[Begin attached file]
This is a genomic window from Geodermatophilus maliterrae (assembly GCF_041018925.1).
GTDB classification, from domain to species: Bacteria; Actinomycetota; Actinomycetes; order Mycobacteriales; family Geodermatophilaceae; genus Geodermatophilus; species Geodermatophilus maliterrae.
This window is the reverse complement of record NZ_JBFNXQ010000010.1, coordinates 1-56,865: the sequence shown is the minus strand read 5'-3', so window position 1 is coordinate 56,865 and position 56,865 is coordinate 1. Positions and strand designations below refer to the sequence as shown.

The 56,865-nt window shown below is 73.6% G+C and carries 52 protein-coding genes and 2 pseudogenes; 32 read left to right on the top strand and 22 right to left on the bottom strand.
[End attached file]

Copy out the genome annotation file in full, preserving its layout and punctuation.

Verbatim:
This is a genomic window from Geodermatophilus maliterrae (assembly GCF_041018925.1).
GTDB classification, from domain to species: Bacteria; Actinomycetota; Actinomycetes; order Mycobacteriales; family Geodermatophilaceae; genus Geodermatophilus; species Geodermatophilus maliterrae.
This window is the reverse complement of record NZ_JBFNXQ010000010.1, coordinates 1-56,865: the sequence shown is the minus strand read 5'-3', so window position 1 is coordinate 56,865 and position 56,865 is coordinate 1. Positions and strand designations below refer to the sequence as shown.

The 56,865-nt window shown below is 73.6% G+C and carries 52 protein-coding genes and 2 pseudogenes; 32 read left to right on the top strand and 22 right to left on the bottom strand.